The following summarizes changes that the Tax Cuts and Jobs Act (TCJA) made in the rules for deducting home mortgage interest beginning in 2018.
Deductibility of interest on “acquisition debt.” Taxpayers may deduct interest on mortgage debt that is “acquisition debt.” Acquisition debt means debt that is: (1) secured by the taxpayer’s principal home and/or a second home, and (2) incurred in acquiring, constructing, or substantially improving the home. This rule isn’t changed by the TCJA.
Pre-TCJA maximum for acquisition debt. Under the pre-TCJA rules, the maximum amount that was treated as acquisition debt for the purpose of deducting interest was $1 million ($500,000 for marrieds filing separately). This meant that a taxpayer could deduct interest on no more than $1 million of acquisition debt.
Pre-TCJA deduction for “home equity” debt; maximum. Under pre-TCJA rules, taxpayers could also deduct interest on “home equity debt.” “Home equity debt,” as specially defined for purposes of the mortgage interest deduction, meant debt that: (1) was secured by the taxpayer’s home, and (2) wasn’t “acquisition indebtedness” (that is, wasn’t incurred to acquire, construct, or substantially improve the home). Thus, the rule allowing deduction of interest on home equity debt enabled taxpayers to deduct interest on debt that was not incurred to acquire, construct, or substantially improve a home—on debt that could be used for any purpose. As with acquisition debt, pre-TCJA rules limited the maximum amount of “home equity debt” on which interest could be deducted to the lesser of $100,000 ($50,000 for a married taxpayer filing separately), or the taxpayer’s equity in the home.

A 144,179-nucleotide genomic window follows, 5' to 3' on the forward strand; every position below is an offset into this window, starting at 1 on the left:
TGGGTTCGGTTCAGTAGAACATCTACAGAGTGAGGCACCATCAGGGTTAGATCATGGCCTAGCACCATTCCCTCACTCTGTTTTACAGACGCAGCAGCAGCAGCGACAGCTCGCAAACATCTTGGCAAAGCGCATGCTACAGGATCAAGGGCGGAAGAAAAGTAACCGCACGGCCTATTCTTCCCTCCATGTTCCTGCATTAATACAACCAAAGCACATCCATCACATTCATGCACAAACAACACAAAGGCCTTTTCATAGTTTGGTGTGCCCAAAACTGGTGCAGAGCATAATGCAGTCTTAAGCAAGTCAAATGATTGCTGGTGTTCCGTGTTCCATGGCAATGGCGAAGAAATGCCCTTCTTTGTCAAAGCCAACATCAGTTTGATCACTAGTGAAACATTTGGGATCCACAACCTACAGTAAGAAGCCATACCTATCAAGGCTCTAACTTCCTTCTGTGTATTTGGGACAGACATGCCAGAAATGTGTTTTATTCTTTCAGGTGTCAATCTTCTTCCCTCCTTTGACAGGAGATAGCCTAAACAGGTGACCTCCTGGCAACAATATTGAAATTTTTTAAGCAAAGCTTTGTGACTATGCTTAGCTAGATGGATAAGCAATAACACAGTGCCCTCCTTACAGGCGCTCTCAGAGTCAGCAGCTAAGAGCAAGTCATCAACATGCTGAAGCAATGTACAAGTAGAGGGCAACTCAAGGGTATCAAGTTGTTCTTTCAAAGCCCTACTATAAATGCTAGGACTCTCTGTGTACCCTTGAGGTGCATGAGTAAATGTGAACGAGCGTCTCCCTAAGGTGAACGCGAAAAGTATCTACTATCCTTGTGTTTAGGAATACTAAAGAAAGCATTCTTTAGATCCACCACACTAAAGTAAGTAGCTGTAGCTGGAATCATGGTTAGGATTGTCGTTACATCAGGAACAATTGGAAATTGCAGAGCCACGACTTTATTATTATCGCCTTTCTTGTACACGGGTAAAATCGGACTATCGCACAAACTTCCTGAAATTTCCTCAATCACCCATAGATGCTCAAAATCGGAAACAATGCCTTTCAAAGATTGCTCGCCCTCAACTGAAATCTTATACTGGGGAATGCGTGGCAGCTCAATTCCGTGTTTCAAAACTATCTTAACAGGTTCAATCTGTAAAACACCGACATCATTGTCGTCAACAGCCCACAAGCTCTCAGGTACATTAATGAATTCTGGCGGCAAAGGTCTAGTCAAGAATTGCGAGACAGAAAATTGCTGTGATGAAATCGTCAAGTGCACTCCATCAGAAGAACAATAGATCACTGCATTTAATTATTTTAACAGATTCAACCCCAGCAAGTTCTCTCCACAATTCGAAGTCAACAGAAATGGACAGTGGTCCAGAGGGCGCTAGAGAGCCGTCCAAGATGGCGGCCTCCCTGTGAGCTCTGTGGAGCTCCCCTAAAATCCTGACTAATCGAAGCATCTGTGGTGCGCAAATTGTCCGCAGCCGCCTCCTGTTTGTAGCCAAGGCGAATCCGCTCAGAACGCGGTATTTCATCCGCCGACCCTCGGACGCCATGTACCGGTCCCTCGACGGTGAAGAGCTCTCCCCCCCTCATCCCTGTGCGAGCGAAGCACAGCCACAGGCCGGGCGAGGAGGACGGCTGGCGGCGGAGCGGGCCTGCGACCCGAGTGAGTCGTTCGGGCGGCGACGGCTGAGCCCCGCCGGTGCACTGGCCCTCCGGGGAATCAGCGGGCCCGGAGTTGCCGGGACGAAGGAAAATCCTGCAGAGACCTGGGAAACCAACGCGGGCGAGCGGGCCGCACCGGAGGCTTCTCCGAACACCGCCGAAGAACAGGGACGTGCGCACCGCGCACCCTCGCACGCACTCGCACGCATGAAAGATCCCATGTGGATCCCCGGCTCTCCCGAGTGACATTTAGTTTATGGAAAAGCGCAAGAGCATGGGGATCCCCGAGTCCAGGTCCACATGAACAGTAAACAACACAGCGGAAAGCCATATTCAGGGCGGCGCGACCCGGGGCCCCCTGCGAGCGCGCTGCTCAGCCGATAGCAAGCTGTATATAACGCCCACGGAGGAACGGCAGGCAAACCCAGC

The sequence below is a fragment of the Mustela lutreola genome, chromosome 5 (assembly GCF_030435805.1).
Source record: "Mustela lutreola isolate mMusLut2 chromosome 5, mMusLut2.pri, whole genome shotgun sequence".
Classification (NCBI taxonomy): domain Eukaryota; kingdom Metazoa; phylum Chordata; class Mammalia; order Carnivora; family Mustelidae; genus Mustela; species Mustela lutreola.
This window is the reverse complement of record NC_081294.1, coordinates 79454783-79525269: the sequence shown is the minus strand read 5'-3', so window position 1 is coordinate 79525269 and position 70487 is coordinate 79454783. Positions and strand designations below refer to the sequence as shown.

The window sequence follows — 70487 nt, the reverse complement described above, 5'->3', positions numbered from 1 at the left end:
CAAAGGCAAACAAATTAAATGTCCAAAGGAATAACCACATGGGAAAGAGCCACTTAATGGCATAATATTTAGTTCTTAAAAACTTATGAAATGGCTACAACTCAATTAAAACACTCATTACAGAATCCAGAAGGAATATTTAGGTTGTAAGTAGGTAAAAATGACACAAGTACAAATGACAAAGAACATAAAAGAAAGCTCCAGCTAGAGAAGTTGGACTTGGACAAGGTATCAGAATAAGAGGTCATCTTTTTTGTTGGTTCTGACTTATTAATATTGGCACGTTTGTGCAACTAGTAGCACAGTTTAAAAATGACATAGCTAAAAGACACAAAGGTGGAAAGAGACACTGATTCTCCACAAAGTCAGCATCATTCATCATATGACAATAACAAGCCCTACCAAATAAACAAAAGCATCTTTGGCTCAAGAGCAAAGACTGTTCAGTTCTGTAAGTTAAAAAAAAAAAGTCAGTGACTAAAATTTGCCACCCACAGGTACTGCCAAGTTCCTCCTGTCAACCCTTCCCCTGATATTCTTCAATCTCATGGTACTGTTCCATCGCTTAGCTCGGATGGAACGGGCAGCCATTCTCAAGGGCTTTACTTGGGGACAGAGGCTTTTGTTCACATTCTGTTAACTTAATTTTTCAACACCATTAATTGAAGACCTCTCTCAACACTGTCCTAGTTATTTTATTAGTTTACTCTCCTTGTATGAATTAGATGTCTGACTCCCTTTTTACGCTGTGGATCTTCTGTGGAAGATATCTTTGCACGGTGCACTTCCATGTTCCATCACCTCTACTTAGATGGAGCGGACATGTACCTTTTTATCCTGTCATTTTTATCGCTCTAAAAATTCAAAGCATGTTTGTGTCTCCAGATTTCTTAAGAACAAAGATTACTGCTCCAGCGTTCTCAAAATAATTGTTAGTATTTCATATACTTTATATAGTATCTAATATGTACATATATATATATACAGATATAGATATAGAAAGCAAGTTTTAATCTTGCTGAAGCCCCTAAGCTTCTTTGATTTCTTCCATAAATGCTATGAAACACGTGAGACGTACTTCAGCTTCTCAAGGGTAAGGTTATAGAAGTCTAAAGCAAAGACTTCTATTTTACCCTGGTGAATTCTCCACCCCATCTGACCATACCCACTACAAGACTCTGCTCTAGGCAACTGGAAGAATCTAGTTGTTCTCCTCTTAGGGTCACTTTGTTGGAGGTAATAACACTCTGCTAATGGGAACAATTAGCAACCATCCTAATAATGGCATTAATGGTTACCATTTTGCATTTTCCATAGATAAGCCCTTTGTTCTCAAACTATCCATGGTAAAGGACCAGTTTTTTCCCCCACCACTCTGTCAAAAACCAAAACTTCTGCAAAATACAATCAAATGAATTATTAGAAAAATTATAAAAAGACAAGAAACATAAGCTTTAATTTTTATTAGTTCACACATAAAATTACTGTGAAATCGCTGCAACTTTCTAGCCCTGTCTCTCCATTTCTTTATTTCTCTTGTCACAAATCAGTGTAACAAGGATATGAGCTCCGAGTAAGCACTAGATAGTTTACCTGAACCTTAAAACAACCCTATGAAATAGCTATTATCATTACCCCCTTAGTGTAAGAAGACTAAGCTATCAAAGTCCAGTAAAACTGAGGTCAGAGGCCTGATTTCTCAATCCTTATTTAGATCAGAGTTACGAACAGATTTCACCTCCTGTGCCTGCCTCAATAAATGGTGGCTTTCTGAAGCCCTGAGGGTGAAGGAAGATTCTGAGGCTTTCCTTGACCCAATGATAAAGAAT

TCJA decreases maximum acquisition debt. Under the TCJA, starting in 2018, the limit on acquisition debt is reduced to $750,000 ($375,000 for a married taxpayer filing separately). The $1 million, the pre-TCJA limit applies to acquisition debt incurred before Dec. 15, 2017, and to the debt arising from refinancing pre-Dec. 15, 2017 acquisition debt, to the extent the debt resulting from the refinancing does not exceed the original debt amount. Thus, taxpayers can refinance up to $1 million of pre-Dec. 15, 2017 acquisition debt, and that refinanced debt amount won’t be subject to the reduced limitation.
TCJA eliminates the deduction for “home equity” debt. Also, starting in 2018, there is no longer a deduction for interest on “home equity debt.” The elimination of the deduction for interest on home equity debt applies regardless of when the home equity debt was incurred.
Taking the TCJA changes into account. Taxpayers considering taking out a home equity loan—i.e., a loan that’s not incurred to acquire, construct, or substantially improve the home—should take into consideration the fact that interest on the loan won’t be deductible. Further, taxpayers with outstanding home equity debt—again, meaning debt that’s not incurred to acquire, construct, or substantially improve the home—will lose the prior-law interest deduction for interest on that debt, starting in 2018. (Interest on home equity debt is deductible for the 2017 tax year, the return for which is filed in early 2018.)
TCJA changes will last through 2025. Finally, it’s important to note that both of these changes—the lowered maximum for acquisition debt, and the elimination of the deduction for home equity debt—last for eight years, through 2025. In the absence of intervening legislation, the pre-TCJA rules will come back into effect in 2026. So beginning in 2026, interest on “home equity” loans will be deductible again, and the limit on qualifying acquisition debt will be raised back to $1 million ($500,000 for married separate filers).
If you would like to discuss how these changes affect your particular situation, and any planning moves you should consider in light of them, please give us a call.